Interannual variations and future change of wintertime extratropical cyclone activity over North America in CCSM3
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Climatology and interannual variations of wintertime extratropical cyclone frequency in CCSM3 twentieth century simulation are compared with the NCEP/NCAR reanalysis during 1950–1999. CCSM3 can simulate the storm tracks reasonably well, although the model produces slightly less cyclones at the beginning of the Pacific and Atlantic storm tracks and weaker poleward deflection over the Pacific. As in the reanalysis, frequency of cyclones stronger than 980 hPa shows significant correlation with the Pacific/North America (PNA) teleconnection pattern over the Pacific region and with the North Atlantic Oscillation (NAO) in the Atlantic sector. Composite maps are constructed for opposite phases of El Nino-Southern Oscillation (ENSO) and the NAO and all anomalous patterns coincide with observed. One CCSM3 twenty-first century A1B scenario realization indicates there is significant increase in the extratropical cyclone frequency on the US west coast and decrease in Alaska. Meanwhile, cyclone frequency increases from the Great Lakes region to Quebec and decreases over the US east coast, suggesting a possible northward shift of the Atlantic storm tracks under the warmer climate. The cyclone frequency anomalies are closely linked to changes in seasonal mean states of the upper-troposphere zonal wind and baroclinicity in the lower troposphere. Due to lack of 6-hourly outputs, we cannot apply the cyclone-tracking algorithm to the other eight CCSM3 realizations. Based on the linkage between the mean state change and the cyclone frequency anomalies, it is likely a common feature among the other ensemble members that cyclone activity is reduced on the East Coast and in Alaska as a result of global warming.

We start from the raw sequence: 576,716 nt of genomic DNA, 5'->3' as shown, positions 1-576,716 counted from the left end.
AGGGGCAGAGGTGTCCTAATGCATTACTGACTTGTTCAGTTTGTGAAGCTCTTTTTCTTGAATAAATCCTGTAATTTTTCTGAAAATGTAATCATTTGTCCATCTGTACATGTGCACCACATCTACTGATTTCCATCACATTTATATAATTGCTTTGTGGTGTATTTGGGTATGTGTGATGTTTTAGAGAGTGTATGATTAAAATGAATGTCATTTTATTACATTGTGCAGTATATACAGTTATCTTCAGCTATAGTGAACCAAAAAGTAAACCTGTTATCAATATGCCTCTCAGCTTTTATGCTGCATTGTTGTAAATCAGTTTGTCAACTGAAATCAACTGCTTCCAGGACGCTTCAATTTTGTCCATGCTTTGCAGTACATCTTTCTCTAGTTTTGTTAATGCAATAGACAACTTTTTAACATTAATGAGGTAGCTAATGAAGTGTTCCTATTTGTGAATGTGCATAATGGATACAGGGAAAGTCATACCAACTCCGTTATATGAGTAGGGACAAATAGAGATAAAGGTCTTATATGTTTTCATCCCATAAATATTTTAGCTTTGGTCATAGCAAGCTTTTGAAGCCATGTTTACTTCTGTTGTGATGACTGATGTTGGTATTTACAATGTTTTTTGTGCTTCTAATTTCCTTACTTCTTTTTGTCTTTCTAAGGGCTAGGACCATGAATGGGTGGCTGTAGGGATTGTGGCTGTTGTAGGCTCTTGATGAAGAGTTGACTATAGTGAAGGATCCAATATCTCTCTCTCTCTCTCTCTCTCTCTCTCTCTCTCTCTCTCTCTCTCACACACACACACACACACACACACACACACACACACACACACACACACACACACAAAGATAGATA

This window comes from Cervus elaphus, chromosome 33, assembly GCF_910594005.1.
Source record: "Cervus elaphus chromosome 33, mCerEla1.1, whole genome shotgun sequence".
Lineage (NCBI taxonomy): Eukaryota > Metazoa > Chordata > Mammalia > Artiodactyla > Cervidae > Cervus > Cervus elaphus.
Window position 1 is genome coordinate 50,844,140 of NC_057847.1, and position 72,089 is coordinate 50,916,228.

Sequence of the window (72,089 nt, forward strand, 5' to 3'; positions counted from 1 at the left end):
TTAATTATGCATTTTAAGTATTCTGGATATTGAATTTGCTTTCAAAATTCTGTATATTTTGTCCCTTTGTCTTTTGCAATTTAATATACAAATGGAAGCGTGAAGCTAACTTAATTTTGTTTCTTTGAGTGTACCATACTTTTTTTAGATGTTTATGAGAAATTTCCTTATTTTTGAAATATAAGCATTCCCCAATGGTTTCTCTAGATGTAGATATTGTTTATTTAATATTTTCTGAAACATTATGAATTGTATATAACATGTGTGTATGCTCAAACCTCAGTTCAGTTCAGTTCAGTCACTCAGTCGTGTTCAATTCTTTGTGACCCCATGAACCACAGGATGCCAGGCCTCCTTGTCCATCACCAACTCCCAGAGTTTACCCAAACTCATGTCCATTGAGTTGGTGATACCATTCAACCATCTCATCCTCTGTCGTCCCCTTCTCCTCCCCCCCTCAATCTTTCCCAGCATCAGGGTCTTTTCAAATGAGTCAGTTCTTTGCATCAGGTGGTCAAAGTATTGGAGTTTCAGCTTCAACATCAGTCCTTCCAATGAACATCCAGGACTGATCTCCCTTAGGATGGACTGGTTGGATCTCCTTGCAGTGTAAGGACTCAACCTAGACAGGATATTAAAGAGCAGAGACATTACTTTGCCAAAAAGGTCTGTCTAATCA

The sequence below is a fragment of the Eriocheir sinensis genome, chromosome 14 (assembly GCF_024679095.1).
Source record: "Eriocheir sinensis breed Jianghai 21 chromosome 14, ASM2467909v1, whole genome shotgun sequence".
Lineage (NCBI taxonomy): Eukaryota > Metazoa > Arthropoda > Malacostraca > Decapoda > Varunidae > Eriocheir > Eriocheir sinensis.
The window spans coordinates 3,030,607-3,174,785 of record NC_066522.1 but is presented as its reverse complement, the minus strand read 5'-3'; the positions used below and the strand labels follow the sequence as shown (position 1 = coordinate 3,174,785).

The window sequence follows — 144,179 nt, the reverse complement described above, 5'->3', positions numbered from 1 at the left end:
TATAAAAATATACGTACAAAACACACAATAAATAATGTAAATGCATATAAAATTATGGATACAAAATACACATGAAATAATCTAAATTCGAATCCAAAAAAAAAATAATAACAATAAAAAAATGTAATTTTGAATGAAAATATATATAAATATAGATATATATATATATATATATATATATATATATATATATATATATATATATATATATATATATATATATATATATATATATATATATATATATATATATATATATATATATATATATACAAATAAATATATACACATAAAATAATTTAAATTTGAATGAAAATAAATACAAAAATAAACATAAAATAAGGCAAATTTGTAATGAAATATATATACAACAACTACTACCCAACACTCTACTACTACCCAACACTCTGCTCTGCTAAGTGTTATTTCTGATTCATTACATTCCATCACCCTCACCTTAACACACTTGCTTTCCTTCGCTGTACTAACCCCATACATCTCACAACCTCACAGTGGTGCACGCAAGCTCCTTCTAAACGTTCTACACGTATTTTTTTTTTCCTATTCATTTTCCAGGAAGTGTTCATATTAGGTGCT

KeywordsCyclone Northern Atlantic Oscillation Storm Track Great Lake Region Extratropical Cyclone
We appreciate the valuable suggestions that have been provided by Jeffrey Yin. We would also like to thank the reviewers for their helpful comments. This research was supported by the Office of Science (BER), US Department of Energy, Cooperative Agreement No. DE-FC02–97ER62402. The National Center for Atmospheric Research is sponsored by the National Science Foundation.